The right to ARVs

People living with HIV want access to anti-retroviral treatment enshrined in the new constitution as a right for all.

The new constitution gives HIV/AIDS patients an opportunity to seek change.
The new constitution gives HIV/AIDS patients an opportunity to seek change.

Zimbabwe is among the countries most affected by the HIV/AIDS pandemic, with an estimated 3,000 people dying weekly from AIDS-related illness, according to the National AIDS Council. But the current concern is that Zimbabwe is failing to satisfy the demand of 700 000 people who need ARVs. It is believed only 570 000 people have access to the drugs.

The ongoing drafting of a new Constitution is very significant for those living with HIV, and they want provisions made for legal protection against discrimination and a right to free healthcare.

Legal guidelines

After a National Health and Rights Advocacy roundtable in Harare last week, attended by officials from the Zimbabwe National Network of People Living with HIV and AIDS, legal guidelines were drawn up on how these articles could be applied to people living with HIV.

ZNNP+, a national umbrella body that represents and coordinates the interests and activities of support groups and people living with HIV in Zimbabwe, says it is unhappy with the way that the government is handling the epidemic, and wants an expanded Bill of Rights in the new constitution with provisions on non-discrimination that apply expressly to the rights of people living with HIV and chronic illnesses.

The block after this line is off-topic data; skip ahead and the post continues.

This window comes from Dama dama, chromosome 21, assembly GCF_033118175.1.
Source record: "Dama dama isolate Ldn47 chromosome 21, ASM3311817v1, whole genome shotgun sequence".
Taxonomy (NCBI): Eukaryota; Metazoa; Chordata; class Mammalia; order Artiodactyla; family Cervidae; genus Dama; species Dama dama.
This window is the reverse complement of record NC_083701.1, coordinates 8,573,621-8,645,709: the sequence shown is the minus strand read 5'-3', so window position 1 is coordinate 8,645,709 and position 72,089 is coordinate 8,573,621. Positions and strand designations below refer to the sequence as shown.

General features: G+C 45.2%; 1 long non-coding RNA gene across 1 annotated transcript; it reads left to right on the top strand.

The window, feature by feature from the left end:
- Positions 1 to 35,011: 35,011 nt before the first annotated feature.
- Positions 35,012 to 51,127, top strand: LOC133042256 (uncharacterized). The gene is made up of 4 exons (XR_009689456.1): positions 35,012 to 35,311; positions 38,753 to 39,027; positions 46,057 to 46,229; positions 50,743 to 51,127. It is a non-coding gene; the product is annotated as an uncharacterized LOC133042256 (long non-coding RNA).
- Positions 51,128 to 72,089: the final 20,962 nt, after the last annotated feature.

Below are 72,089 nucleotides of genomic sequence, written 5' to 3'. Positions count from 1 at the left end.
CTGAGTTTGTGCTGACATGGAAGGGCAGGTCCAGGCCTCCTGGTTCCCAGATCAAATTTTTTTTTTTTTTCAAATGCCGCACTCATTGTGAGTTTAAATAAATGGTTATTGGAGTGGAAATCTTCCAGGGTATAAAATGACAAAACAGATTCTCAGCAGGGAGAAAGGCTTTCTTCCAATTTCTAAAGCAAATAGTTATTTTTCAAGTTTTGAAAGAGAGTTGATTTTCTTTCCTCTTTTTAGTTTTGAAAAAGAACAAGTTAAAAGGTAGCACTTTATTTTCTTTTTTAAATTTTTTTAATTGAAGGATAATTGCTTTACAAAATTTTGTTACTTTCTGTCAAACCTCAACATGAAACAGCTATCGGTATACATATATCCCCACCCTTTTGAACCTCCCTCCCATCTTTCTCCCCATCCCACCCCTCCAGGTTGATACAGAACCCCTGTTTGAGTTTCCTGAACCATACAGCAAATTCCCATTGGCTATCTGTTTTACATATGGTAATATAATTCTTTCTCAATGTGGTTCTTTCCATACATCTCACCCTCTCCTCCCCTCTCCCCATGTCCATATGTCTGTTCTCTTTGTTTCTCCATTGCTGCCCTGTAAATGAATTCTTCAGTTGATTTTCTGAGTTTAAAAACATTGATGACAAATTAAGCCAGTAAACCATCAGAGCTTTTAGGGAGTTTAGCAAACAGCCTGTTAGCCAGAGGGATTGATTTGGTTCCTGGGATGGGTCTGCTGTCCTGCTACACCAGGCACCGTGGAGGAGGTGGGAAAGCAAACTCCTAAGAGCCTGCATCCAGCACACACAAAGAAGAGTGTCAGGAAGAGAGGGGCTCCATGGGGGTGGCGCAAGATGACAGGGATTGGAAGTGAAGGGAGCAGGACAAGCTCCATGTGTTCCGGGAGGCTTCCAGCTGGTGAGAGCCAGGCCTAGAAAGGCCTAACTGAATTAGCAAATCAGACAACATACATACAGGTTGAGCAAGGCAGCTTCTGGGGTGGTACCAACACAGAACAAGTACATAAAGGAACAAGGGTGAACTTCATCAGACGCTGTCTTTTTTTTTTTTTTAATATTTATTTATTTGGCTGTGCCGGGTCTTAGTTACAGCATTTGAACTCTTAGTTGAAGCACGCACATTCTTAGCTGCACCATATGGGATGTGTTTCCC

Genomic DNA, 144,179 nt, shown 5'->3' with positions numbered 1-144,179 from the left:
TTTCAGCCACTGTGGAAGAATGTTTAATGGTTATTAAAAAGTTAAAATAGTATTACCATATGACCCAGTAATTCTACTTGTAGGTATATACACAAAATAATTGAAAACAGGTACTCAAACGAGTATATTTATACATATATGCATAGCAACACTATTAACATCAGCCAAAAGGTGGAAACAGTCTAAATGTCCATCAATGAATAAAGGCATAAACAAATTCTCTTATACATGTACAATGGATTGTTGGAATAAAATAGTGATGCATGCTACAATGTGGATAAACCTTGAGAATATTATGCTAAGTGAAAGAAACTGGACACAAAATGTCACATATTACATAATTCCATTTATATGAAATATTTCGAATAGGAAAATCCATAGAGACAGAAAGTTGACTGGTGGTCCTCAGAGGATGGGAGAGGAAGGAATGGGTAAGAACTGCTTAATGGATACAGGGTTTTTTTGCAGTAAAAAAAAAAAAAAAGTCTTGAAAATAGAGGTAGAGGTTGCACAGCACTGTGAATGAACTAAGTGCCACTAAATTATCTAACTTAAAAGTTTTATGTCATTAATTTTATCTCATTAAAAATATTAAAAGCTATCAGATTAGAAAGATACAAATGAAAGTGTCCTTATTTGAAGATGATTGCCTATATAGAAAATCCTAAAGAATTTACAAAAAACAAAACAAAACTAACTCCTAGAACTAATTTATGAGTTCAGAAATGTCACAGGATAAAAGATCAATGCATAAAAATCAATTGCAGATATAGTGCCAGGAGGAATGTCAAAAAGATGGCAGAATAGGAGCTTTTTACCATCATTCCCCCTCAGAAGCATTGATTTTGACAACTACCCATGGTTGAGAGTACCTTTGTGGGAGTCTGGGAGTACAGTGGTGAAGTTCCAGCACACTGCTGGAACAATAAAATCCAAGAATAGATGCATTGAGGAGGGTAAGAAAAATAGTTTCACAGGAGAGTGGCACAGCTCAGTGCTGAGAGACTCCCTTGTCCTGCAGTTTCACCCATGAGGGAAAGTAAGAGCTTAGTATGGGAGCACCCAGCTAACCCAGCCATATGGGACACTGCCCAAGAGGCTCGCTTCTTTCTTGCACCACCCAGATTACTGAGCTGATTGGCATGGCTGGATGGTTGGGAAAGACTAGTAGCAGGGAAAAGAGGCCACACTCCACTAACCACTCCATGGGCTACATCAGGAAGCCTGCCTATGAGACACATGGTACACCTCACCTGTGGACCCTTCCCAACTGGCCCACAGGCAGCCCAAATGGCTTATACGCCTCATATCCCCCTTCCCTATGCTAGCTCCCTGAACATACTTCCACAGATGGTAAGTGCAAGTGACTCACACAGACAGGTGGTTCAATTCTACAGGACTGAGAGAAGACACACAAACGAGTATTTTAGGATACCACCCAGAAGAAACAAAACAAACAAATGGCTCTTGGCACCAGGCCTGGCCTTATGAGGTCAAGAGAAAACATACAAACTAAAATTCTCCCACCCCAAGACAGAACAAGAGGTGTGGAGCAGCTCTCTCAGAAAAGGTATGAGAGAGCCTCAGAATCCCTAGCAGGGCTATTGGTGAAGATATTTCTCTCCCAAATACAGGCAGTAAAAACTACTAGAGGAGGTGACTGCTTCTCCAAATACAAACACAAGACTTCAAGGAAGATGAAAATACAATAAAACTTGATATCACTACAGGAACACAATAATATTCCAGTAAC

An HIV positive activist, said: “To this day the GNU has taken no significant action in response to the epidemic, continuing the record of inaction and indifference of the previous administration. There is no adequate national programme for controlling the epidemic.”

The legal guidelines say people living with HIV should be represented and meaningfully engaged with at every level of the remaining consultation in the constitution making process.

The right to health

"There is a need to recognize the right to health as a basic right that should be guaranteed in the new constitution," says the appeal. "This recognition should identify the right to health as encompassing the provision of adequate and quality health care, diagnostic testing, access to treatment, free anti-retroviral drugs (ARVs) to those who need them and transparency in the administration of health resources."

The roundtable also resolved that there should be a national monitoring body or mechanism to oversee, enforce and promote the enjoyment of all basic rights to be provided for in the new constitution.

While Zimbabwe remains one of the countries with the highest case loads of HIV and AIDS, the government is being widely commended for its HIV/AIDS policies, largely due to its treatment programme. However, insufficient funds are affecting the purchase of adequate drugs.

Post published in: Health
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